While looking at the MCU's power-button code, I've had a closer look at the timings. The button handler is triggered by INTRTCI interrupts, which are set to 32768Hz/64 = 512Hz, and which are then further divided by 4 in the power-button handler. So the timebase is 128Hz (although nintendo's code seems to be using a logical unit of 125Hz for it, eg. the 3 second delay is 3*125 ticks).
The value in MCU[24h] is further divided by 16, so that's counted in 8Hz units. The default is MCU[24h]=5Dh, or 93 decimal, that would be 93/8Hz = 11.625 seconds. Hmmm, but the theory was that the power down occurs after 7 seconds. I have never verified that with a stop watch though. Maybe the 7 seconds was yet too optimistic, and it's actually 4.623 seconds slower than that. Or maybe the OS changes the MCU[24h] default setting later on during boot?

nocash
Posts: 1137
Joined: Fri Feb 24, 2012 12:09 pm
Contact:

Re: 3DS reverse engineering

Post by nocash » Wed Feb 05, 2020 1:49 pm

Hmmmm, that was almost too easy to destroy the console, but it seems to be dead now : /

I've used the original firmware image, and changed only the last byte of the three "HH:MM:SS",00h IDs (changed 00h to "q"), and the MCU[01h] version.lsb (changed 38h to 78h). And then uploaded it by writing 4003h bytes to MCU[05h and up]. After about 2 seconds, my program displayed "Okay", and then the console powered off after a brief moment (which should be right because the MCU reboots after reflashing).

But now, it won't power up anymore. It does merely blink the power led red (after supplying battery power), and holding the power-button for 2 seconds causes the power led to go black forever (until resupplying battery power). That behaviour is caused by this code in the MCU boot procedure:

Code: Select all

 verify_hhmmss_of_current_firmware
 if bad,
   verify_hhmmss_of_firmware_backup_copy
   if also bad,
     blink red power led, and shutdown via stop opcode when holding pwr button for 2 seconds
   else,
     restore firmware_backup_copy
So, apparently the current firmware AND backup copy are BOTH destroyed. I didn't even knew that that would be possible... that makes me wonder if there is a serious bug in nintendo's backup feature.

As for what went wrong in general... maybe writing 4003h bytes in one pass was wrong? Erasing seems to be done in 400h-byte units, and writing in 100h-byte units. So maybe one needs to split the 4003h bytes into several snippets; with "device,index,data(3)" in first part, and then "device,data(100h or 400h)" in further parts? Or whatever.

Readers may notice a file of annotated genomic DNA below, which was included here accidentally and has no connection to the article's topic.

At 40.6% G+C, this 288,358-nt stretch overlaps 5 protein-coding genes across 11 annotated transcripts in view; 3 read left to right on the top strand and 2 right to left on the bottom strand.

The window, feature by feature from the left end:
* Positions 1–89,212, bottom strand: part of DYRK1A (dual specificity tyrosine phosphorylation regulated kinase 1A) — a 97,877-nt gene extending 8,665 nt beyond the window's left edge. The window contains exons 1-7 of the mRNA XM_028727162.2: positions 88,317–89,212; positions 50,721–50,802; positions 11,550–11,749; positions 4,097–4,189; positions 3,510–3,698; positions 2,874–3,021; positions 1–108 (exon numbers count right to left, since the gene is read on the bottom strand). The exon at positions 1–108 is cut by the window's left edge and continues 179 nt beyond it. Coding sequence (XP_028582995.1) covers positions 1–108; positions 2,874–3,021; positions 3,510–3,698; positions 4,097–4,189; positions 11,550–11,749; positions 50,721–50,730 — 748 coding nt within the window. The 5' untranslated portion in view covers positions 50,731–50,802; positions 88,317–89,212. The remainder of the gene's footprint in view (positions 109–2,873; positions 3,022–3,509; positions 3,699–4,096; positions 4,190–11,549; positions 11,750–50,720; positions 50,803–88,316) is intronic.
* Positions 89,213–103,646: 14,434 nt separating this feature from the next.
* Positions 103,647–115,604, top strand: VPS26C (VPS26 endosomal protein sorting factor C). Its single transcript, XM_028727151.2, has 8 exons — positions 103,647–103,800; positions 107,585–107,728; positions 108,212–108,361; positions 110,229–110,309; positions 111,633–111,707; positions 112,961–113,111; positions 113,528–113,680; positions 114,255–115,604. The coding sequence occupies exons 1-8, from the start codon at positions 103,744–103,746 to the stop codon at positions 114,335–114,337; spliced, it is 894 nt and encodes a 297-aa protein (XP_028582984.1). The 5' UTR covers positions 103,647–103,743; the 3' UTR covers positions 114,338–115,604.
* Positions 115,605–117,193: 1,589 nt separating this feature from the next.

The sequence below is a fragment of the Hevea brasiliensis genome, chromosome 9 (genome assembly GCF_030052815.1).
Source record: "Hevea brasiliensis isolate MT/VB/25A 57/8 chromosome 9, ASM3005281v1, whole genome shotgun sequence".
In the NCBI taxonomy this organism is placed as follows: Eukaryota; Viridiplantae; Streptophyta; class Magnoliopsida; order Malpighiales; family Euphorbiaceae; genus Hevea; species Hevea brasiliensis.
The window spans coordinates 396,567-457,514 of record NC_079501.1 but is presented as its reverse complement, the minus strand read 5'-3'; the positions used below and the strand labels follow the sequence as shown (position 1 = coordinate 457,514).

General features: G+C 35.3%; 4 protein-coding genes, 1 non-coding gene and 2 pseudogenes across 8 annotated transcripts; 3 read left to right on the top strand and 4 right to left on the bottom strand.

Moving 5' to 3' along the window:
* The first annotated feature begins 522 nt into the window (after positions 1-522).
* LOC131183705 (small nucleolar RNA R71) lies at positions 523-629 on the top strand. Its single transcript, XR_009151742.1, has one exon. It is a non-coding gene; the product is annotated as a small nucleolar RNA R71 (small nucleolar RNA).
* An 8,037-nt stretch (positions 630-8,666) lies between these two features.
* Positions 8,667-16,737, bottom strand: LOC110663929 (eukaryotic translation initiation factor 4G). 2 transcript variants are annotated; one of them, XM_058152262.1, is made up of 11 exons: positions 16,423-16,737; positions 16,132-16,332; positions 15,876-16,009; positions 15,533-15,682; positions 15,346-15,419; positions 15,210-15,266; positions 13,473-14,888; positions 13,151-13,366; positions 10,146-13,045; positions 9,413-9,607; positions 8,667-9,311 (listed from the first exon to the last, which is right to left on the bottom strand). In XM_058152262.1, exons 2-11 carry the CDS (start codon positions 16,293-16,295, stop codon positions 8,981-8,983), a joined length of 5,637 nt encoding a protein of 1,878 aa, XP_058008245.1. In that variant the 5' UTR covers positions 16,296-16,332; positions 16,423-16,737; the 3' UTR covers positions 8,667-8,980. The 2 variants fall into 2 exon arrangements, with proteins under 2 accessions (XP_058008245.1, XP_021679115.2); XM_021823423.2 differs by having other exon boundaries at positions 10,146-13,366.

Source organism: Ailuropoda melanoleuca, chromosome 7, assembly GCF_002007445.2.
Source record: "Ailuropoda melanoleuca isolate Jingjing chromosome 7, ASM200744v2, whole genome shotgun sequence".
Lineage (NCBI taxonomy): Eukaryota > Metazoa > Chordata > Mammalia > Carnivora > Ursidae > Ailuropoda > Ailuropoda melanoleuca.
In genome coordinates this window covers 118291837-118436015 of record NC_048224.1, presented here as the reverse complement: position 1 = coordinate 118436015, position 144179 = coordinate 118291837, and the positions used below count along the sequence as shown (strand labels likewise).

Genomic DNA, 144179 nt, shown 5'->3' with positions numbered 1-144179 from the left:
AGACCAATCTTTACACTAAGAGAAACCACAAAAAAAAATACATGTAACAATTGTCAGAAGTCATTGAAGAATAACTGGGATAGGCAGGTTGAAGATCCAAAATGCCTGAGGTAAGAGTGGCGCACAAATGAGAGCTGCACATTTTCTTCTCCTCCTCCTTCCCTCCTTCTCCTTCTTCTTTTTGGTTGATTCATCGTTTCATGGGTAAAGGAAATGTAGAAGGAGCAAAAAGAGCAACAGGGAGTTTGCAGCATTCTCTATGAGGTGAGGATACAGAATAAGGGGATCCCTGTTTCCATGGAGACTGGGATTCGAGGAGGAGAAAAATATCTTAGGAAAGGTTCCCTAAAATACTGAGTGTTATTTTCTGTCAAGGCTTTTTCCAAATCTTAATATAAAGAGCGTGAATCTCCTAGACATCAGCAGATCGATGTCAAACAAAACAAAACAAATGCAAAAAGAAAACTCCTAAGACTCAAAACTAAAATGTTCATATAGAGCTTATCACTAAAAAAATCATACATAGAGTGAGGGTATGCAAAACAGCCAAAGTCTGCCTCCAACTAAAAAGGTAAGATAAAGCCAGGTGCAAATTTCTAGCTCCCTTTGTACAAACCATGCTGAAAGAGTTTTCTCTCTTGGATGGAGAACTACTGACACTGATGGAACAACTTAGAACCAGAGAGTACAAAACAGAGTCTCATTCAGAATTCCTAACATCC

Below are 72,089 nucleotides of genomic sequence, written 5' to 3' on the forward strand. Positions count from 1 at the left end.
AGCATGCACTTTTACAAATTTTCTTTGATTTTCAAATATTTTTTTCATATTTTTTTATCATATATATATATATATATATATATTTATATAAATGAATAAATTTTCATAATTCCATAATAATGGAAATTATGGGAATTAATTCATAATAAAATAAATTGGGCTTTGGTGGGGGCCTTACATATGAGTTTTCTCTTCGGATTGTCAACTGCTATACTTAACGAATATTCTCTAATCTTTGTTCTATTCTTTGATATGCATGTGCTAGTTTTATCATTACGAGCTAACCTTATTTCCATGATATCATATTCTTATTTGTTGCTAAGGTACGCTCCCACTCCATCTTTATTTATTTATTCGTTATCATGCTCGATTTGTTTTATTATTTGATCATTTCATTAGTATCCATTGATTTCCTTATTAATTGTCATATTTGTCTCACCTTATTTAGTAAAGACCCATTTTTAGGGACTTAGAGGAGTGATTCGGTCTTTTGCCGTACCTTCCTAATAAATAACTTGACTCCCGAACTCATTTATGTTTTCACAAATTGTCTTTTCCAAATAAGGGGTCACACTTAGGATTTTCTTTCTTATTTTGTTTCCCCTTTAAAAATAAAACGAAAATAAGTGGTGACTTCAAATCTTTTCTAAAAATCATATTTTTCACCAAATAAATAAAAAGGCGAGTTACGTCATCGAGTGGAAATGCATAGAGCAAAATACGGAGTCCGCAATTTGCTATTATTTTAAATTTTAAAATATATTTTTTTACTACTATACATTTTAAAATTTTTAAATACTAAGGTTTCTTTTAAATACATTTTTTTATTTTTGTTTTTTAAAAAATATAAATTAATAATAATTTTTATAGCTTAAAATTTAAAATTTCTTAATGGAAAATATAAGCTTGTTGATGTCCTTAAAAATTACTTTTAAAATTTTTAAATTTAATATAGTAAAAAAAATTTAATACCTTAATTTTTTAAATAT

Even if the writes got corrupted, the code for the led blinking and power button handling seems to be still intact; but there seems to be no way to recover from that behaviour.

Going by the datasheet it should be possible to reflash the chip via external 1-wire UART and MODE pin. But it's probably difficult to find that two pins among of the hundreds of test points on the mainboard.

nocash
Posts: 1137
Joined: Fri Feb 24, 2012 12:09 pm
Contact:

Re: 3DS reverse engineering

Post by nocash » Thu Feb 06, 2020 3:48 pm

I've reviewed the MCU firmware code. Writing 4003h bytes as continous block seems to have been right.

STOP conditions
Sending STOP conditions anywhere inside of the 4000h byte block would abort flash writing, a STOP condition on LAST byte would "abort", too, but that might still work okay since it was the last byte anyways (I am not 100% sure if it would abort before or after the last byte, so it may be safer to send all bytes (including last byte) without stop condition).
Sending a STOP condition after the leading 3 bytes shouldn't be needed, and it would probably rather screw up things (or at least would make it much more difficult to safely send the following 4000h bytes). So, best don't use any STOP conditions at all.

Delays
A delay after the leading 3 bytes doesn't seem to be required. The 4000h-byte transfer function is "enqueued as callback" (but the normal I2C interrupt is disabled immediately upon receiving the 3-byte flash ID, so the databytes should safely arrive in the callback function, even if the callback got started a bit later than having sent the first data byte). Delays before/during flashing are probably automatically handled via SCL-hold on the I2C bus. So additional manual delays shouldn't be needed (and any LONG delays could be fatal because they would cause the MCU's watchdog to reboot during flashing).